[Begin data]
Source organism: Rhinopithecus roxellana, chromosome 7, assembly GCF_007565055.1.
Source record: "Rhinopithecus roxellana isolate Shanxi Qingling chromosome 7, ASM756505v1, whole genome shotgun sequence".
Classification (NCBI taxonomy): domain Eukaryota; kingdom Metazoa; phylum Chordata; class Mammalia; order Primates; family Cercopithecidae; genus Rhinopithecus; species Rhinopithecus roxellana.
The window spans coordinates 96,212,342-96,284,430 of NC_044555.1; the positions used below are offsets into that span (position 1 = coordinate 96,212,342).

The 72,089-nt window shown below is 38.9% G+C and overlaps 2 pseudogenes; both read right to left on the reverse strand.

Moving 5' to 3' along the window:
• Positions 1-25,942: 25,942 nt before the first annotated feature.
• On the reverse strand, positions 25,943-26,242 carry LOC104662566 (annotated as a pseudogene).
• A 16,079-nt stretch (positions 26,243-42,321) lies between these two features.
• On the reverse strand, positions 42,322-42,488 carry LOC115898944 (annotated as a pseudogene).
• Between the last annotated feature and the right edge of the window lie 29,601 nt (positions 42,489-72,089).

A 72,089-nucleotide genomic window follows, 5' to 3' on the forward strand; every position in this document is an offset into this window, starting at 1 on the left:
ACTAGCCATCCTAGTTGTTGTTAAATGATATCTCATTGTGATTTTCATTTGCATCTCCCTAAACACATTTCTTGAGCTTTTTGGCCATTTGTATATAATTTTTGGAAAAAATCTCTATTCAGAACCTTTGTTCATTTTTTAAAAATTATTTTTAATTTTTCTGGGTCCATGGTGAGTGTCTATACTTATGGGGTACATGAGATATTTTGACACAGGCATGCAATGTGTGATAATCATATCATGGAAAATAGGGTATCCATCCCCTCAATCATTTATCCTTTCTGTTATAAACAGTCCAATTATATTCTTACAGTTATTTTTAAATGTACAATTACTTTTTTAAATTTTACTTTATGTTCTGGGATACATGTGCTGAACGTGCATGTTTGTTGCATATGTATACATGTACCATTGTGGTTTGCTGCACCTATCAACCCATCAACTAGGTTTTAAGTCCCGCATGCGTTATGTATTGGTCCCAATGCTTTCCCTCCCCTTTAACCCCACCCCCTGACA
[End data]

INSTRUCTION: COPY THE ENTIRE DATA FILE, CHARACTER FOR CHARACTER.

Source organism: Rhinopithecus roxellana, chromosome 7, assembly GCF_007565055.1.
Source record: "Rhinopithecus roxellana isolate Shanxi Qingling chromosome 7, ASM756505v1, whole genome shotgun sequence".
Classification (NCBI taxonomy): domain Eukaryota; kingdom Metazoa; phylum Chordata; class Mammalia; order Primates; family Cercopithecidae; genus Rhinopithecus; species Rhinopithecus roxellana.
The window spans coordinates 96,212,342-96,284,430 of NC_044555.1; the positions used below are offsets into that span (position 1 = coordinate 96,212,342).

The 72,089-nt window shown below is 38.9% G+C and overlaps 2 pseudogenes; both read right to left on the reverse strand.

Moving 5' to 3' along the window:
• Positions 1-25,942: 25,942 nt before the first annotated feature.
• On the reverse strand, positions 25,943-26,242 carry LOC104662566 (annotated as a pseudogene).
• A 16,079-nt stretch (positions 26,243-42,321) lies between these two features.
• On the reverse strand, positions 42,322-42,488 carry LOC115898944 (annotated as a pseudogene).
• Between the last annotated feature and the right edge of the window lie 29,601 nt (positions 42,489-72,089).

A 72,089-nucleotide genomic window follows, 5' to 3' on the forward strand; every position in this document is an offset into this window, starting at 1 on the left:
ACTAGCCATCCTAGTTGTTGTTAAATGATATCTCATTGTGATTTTCATTTGCATCTCCCTAAACACATTTCTTGAGCTTTTTGGCCATTTGTATATAATTTTTGGAAAAAATCTCTATTCAGAACCTTTGTTCATTTTTTAAAAATTATTTTTAATTTTTCTGGGTCCATGGTGAGTGTCTATACTTATGGGGTACATGAGATATTTTGACACAGGCATGCAATGTGTGATAATCATATCATGGAAAATAGGGTATCCATCCCCTCAATCATTTATCCTTTCTGTTATAAACAGTCCAATTATATTCTTACAGTTATTTTTAAATGTACAATTACTTTTTTAAATTTTACTTTATGTTCTGGGATACATGTGCTGAACGTGCATGTTTGTTGCATATGTATACATGTACCATTGTGGTTTGCTGCACCTATCAACCCATCAACTAGGTTTTAAGTCCCGCATGCGTTATGTATTGGTCCCAATGCTTTCCCTCCCCTTTAACCCCACCCCCTGACA